Need proof? Click on a few of the concours show links in the table to view an event’s Facebook feed. Look for the white rectangular box with icons and numbers at the bottom of each post. There’s a thumb’s up or heart icon showing the number of likes and an arrow icon for number of shares. On the great majority of pages, you will rarely see a post with more than a couple dozen likes and maybe a couple of shares. That’s because only a few concours events utilize Facebook ads.
Boosting generates post likes
Check out the performance numbers on this recent Facebook post made by the LaJolla Concours d’Elegance in San Diego. Wow! A message liked by 543 people and shared 45 times… results like that are a rarity with any of the shows, except for LaJolla, where they know how to BOOST.
To reach a well-defined audience — i.e. those who have already liked an entire page — social media managers need to click the blue “Boost Post” button appearing on their special administrator screen after making a post. That’s the key to releasing all those carefully crafted posts to the world. Next, the page manager can select a custom audience similar to the campaign for page likes discussed earlier, or better yet, click the option that delivers the message to “People who like your Page and their friends.” A $5 expenditure can parlay into well over 100 post likes.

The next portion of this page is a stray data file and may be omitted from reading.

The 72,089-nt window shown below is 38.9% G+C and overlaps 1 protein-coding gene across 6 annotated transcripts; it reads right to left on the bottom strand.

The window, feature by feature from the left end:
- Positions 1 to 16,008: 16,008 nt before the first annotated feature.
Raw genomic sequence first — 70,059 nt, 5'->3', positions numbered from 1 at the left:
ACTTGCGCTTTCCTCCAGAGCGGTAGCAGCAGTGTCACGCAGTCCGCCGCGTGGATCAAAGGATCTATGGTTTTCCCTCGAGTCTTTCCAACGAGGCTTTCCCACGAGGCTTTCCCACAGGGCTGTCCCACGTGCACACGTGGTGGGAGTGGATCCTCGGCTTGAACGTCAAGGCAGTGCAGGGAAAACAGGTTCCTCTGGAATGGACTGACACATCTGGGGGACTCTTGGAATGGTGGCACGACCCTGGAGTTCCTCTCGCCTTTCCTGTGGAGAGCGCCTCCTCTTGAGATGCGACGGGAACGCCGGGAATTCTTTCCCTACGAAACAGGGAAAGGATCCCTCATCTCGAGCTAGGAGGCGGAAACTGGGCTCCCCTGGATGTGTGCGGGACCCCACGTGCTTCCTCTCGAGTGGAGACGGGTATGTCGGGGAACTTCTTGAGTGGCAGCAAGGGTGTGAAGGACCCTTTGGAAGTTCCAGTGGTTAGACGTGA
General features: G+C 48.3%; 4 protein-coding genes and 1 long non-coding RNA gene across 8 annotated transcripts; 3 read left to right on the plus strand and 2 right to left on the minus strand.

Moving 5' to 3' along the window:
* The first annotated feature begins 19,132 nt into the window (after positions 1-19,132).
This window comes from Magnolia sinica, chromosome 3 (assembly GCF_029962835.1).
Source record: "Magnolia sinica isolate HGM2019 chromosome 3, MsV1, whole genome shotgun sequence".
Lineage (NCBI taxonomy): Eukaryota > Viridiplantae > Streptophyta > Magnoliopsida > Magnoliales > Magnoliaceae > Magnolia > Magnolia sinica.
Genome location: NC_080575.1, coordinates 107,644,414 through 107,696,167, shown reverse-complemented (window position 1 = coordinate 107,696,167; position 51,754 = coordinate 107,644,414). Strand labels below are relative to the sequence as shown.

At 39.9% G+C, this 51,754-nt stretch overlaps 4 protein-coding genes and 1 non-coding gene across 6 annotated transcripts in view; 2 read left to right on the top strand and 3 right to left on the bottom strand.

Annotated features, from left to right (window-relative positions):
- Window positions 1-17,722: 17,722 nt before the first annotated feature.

Post likes and comments provide excellent feedback to event staff and selection committees that helps them in producing successful shows and related activities. A share is the ultimate like. When a post receives a ton of shares, the event producers know they’re on the right track!
The Facebook promotion summary will show how many people in the target audience were reached and how many post engagements, such as likes or comments, took place. The analytics contain a wealth of information that’s helpful to prospective advertisers and sponsors.
The bottom line
Rather than treat social media as a necessary evil, perhaps it’s time for some events to recognize Facebook and other platforms as economical tools for building brand loyalty and ensuring a healthy future. The collector car realm will be better for it, patrons will love seeing what’s been diligently posted on your page, sponsorships will increase, charities will greatly appreciate additional revenue and awareness, which in turn, will benefit the well-being of the community.
The eleven established concours d’elegance events that were discontinued over the last three years are: Arizona Concours, Lake Bluff Concours d’Elegance of Southwest Michigan, Pinehurst Concours, Greystone Concours, Art of the Car, Monmouth County Concours, Edison Concours, Pacific Northwest Concours, San Luis Obispo Concours, Santa Fe Concours and Winter Park Concours.These events meet the standards for inclusion in the above list, but are not shown:
— Geneva Concours d’Elegance: has Facebook group page rather than business page,
— Hemmings Concours: no Facebook page specific to the concours,
— Hillsborough Concours: Facebook page not functional.